3- Security-related information Collect information about security-related events. This information allows you to develop a baseline of the normal security events, which makes it easier to detect an anomaly to that regular pattern. This information may also be useful to track the progress of a successful attack so that you can prevent such an attack in the future.

Implementing Monitoring and Reporting

Planning a Monitoring and Reporting Strategy

Why You Should Implement Monitoring
ISA Server is a critical component in an organization’s network infrastructure. If ISA Server is deployed as an Internet-edge firewall, it operates as a firewall that secures the internal network. ISA Server may also be providing secure access to Internet resources for internal clients and access to specified internal resources for Internet clients. If ISA Server is not available, this functionality is disrupted. If ISA Server is being attacked from the Internet, the internal network may be at risk.

There are many reasons for monitoring ISA Server. Some of these include the following:
1- Monitoring traffic flow between networks You must monitor traffic between networks to ensure that your access rules are correctly configured and that only the expected traffic passes through ISA Server. You also need to monitor ISA Server regularly to identify normal and legitimate traffic passing through the server. After you identify a typical traffic pattern, you can detect any variation that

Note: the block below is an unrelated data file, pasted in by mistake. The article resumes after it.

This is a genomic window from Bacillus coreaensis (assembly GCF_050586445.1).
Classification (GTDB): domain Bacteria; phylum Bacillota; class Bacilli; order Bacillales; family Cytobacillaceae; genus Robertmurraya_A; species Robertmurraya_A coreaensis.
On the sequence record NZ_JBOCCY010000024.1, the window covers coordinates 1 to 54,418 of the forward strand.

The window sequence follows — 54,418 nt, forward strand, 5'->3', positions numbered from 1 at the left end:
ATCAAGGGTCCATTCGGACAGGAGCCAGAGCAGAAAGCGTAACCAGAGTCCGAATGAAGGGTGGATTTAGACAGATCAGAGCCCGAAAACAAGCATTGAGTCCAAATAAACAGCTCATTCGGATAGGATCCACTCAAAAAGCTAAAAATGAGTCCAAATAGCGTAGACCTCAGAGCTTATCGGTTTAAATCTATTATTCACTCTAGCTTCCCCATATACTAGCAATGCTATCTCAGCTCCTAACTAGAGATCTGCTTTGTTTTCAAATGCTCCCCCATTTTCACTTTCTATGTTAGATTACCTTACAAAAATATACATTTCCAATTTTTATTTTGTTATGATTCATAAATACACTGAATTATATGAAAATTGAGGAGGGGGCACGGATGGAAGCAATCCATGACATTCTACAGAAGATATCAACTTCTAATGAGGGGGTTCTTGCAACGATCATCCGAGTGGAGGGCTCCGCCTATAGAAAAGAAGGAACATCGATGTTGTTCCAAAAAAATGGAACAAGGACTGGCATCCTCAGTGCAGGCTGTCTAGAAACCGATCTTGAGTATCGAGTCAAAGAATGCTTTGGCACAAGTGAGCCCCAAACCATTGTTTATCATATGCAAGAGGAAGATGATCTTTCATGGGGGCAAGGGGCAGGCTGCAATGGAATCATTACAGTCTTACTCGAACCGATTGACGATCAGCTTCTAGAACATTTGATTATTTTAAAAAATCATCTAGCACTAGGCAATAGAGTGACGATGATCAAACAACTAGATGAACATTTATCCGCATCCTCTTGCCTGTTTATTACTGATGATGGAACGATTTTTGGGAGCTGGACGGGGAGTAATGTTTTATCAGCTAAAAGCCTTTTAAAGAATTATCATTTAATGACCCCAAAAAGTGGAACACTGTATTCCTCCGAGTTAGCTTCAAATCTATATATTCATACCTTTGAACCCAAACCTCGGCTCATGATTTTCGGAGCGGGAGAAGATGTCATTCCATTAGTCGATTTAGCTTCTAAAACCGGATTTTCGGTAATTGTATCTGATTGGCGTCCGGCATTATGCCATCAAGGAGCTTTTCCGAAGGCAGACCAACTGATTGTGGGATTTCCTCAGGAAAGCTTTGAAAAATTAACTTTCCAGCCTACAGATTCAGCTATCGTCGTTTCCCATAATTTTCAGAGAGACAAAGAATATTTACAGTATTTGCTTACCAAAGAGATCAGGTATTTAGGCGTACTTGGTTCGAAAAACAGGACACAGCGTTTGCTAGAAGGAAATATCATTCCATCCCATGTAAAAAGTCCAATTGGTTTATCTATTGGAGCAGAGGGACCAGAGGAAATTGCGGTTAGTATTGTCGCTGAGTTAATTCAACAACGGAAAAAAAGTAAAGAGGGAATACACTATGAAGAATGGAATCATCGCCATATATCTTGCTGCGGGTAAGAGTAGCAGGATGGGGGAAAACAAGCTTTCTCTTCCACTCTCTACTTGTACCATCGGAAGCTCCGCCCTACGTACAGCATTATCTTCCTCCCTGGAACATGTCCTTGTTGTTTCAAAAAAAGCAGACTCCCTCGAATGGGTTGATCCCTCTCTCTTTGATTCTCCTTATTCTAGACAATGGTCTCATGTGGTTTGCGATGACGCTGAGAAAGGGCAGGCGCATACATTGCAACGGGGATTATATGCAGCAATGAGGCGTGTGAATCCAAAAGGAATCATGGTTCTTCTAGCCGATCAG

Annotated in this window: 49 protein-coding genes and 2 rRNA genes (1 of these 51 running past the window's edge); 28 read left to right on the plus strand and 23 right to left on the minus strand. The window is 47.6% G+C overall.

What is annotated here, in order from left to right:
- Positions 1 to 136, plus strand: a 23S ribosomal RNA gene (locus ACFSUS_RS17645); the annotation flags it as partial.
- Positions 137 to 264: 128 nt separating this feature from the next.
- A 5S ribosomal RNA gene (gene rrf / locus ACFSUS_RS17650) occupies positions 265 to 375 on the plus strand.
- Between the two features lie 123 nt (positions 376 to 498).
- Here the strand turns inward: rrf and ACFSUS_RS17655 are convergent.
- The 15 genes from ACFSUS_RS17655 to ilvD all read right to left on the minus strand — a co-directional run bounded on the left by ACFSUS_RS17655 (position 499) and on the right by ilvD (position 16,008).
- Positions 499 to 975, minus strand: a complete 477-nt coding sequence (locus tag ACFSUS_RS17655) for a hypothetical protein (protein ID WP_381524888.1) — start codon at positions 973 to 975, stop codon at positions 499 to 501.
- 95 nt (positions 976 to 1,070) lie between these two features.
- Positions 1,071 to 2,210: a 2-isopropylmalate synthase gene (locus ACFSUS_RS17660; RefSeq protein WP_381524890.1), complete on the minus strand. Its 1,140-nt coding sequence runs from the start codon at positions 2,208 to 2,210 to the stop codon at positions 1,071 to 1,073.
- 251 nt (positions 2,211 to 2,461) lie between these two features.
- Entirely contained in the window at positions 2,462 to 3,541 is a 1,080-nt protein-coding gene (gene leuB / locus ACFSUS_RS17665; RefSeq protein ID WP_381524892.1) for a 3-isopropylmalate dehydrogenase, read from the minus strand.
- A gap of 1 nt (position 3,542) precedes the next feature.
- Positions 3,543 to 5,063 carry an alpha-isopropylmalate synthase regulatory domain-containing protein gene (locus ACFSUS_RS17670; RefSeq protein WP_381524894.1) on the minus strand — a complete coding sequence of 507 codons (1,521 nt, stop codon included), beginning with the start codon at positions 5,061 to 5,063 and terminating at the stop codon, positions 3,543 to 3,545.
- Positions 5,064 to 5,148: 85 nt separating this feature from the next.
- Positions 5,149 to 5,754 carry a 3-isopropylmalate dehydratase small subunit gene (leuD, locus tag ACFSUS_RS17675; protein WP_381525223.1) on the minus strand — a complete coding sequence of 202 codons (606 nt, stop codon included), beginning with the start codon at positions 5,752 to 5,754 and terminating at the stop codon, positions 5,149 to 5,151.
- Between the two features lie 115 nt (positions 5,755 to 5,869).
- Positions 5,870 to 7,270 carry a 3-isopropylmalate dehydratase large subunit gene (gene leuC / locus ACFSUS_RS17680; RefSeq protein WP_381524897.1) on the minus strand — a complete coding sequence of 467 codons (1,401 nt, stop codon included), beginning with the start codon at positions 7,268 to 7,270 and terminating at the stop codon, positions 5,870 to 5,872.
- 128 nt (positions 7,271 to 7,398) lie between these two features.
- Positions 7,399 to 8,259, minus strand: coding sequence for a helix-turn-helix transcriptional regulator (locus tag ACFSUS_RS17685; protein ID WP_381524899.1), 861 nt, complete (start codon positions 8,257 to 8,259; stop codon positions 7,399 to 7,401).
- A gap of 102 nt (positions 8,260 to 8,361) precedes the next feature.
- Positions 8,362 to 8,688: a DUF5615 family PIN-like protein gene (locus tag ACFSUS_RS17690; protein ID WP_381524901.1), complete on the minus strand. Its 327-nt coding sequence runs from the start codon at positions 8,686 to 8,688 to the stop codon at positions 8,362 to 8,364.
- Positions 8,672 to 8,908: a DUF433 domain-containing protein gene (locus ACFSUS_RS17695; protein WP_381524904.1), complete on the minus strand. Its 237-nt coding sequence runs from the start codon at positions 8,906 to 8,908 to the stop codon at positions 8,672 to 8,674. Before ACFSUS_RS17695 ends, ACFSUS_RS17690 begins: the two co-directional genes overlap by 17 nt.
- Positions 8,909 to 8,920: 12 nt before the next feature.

might indicate a potential problem.

2- Troubleshooting network connectivity Monitoring ISA Server is a critical component of troubleshooting network connectivity. For example, if users report that they cannot access resources on the Internet, you can connect to ISA Server to help locate the problem. In this scenario, the problem might be with the client configuration, the ISA Server configuration, or the availability of the Internet resource. By monitoring ISA Server, you can begin troubleshooting by identifying the option most likely to be the source of the problem.

3- Investigating attacks If ISA Server is operating as a firewall, it will inevitably be exposed to attacks from the Internet. If ISA Server is configured correctly, it can detect and block most attacks. However, even if ISA Server successfully blocks the attacks, you should still be aware that the attacks are occurring and be aware of any variations in the normal attack patterns. If a new attack is launched against ISA Server, you must be alerted as quickly as possible that the attack is occurring so that you can determine how to respond to the attack. After the attack is finished, you should also have enough information logged on the ISA Server computer to investigate the attack. Even if the attack fails, investigate the attack pattern to detect possible patterns that may lead to additional attack attempts.

4- Planning By monitoring the computer running ISA Server, you can also gather information you can use for planning modifications to the current ISA Server infrastructure. By collecting performance data over a period of time, you can identify trends and use this information for planning future deployments of ISA Server.